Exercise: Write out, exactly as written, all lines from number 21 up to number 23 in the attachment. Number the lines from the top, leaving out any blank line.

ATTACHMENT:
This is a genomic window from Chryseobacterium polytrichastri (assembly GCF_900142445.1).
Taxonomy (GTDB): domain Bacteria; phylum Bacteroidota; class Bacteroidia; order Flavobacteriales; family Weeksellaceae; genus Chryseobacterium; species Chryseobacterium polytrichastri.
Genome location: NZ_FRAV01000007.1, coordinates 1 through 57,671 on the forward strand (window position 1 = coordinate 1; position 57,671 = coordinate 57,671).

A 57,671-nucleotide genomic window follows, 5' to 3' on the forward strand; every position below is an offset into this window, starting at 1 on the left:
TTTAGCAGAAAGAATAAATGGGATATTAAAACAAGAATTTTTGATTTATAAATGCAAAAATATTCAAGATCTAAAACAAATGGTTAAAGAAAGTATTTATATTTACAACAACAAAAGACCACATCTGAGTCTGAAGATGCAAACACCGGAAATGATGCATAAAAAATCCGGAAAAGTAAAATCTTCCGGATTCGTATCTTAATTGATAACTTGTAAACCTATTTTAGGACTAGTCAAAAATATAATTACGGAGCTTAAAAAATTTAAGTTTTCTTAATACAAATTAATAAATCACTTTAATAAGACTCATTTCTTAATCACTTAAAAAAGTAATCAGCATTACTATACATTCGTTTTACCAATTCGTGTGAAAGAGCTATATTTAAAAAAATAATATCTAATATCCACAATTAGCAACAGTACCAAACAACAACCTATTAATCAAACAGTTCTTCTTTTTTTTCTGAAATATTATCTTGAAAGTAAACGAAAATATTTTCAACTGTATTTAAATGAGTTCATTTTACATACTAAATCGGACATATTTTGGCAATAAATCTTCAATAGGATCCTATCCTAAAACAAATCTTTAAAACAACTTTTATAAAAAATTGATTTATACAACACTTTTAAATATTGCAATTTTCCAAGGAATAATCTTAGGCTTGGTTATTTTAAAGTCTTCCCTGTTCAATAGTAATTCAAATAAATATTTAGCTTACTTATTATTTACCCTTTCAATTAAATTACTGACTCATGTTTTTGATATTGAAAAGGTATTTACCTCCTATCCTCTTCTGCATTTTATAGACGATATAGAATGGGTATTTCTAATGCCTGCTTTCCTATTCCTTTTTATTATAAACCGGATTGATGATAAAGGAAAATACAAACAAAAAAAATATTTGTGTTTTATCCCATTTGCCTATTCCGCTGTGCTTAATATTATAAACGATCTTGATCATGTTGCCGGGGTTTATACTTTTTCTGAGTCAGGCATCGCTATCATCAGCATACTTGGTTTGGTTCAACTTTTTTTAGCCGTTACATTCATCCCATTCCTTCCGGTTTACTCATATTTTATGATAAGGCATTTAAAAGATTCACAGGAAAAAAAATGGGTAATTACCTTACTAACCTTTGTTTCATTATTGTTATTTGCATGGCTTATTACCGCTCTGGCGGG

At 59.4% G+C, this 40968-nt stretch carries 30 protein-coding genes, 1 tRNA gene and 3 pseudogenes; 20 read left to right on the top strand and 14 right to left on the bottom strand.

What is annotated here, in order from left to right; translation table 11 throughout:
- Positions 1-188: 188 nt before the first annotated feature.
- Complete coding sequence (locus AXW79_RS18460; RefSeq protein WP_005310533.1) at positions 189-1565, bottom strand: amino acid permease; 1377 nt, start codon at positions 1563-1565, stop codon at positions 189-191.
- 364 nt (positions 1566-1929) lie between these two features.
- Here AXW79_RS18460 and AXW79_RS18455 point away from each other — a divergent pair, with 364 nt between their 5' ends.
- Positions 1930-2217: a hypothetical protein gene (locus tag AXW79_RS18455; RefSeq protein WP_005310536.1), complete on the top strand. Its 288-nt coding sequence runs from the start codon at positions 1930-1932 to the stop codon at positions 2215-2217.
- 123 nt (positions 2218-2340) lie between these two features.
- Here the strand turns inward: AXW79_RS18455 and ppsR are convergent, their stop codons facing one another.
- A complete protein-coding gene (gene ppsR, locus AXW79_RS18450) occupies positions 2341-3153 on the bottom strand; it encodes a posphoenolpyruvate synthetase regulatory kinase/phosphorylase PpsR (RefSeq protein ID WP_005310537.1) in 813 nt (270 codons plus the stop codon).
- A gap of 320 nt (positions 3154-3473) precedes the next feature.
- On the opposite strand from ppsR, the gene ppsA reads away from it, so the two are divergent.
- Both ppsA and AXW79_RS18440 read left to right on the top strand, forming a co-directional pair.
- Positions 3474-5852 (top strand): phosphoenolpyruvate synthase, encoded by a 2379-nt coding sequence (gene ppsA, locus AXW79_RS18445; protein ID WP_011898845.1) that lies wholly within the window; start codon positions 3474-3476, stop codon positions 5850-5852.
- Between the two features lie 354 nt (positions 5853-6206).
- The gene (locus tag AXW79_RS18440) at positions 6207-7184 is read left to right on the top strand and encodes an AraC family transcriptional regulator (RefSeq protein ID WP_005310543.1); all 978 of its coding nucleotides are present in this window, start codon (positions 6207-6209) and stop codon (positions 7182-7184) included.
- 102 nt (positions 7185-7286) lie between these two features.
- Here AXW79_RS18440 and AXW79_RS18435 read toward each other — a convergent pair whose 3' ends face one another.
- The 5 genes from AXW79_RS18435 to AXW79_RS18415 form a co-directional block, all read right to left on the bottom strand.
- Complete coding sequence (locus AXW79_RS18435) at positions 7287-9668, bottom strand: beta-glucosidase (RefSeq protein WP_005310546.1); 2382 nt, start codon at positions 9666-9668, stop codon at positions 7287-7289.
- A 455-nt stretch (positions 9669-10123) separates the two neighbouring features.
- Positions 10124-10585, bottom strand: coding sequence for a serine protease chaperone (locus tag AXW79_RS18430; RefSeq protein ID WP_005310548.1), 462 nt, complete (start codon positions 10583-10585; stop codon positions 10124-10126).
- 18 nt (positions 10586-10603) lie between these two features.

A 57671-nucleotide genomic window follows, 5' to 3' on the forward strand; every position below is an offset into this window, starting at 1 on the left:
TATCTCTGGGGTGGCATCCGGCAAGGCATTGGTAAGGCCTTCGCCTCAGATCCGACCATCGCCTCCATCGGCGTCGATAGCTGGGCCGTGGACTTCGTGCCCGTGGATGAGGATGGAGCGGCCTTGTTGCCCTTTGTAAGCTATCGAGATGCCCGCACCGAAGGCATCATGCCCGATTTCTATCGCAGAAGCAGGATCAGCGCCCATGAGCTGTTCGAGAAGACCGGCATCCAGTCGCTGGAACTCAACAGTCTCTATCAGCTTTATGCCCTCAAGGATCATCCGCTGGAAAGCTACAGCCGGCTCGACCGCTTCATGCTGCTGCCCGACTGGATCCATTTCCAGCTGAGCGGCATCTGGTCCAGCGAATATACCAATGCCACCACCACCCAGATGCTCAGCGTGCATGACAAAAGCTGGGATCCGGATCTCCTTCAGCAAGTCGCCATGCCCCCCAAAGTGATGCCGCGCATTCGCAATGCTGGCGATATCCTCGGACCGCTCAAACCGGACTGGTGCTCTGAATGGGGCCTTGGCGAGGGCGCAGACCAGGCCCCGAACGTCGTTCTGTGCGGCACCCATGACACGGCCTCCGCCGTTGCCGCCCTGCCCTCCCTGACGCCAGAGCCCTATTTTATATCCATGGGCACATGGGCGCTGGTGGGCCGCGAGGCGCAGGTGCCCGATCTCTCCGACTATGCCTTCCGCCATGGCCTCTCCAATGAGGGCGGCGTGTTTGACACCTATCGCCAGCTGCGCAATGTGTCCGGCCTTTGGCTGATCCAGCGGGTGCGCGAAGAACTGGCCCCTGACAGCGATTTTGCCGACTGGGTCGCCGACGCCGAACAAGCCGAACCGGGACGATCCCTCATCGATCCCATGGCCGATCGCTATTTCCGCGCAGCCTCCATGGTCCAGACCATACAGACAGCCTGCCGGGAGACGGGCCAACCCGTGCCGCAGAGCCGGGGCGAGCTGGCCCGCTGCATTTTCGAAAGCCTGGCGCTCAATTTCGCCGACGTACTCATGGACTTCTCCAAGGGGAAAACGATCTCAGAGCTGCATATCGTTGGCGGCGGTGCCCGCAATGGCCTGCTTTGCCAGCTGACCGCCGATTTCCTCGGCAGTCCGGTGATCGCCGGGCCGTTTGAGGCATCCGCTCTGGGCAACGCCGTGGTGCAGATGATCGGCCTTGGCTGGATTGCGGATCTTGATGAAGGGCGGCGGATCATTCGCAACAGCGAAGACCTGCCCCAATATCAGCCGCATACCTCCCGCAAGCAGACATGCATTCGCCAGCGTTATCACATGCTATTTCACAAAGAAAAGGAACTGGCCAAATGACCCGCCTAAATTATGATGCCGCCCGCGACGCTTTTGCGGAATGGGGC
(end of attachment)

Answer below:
- The gene (locus tag AXW79_RS18440) at positions 6207-7184 is read left to right on the top strand and encodes an AraC family transcriptional regulator (RefSeq protein ID WP_005310543.1); all 978 of its coding nucleotides are present in this window, start codon (positions 6207-6209) and stop codon (positions 7182-7184) included.
- 102 nt (positions 7185-7286) lie between these two features.
- Here AXW79_RS18440 and AXW79_RS18435 read toward each other — a convergent pair whose 3' ends face one another.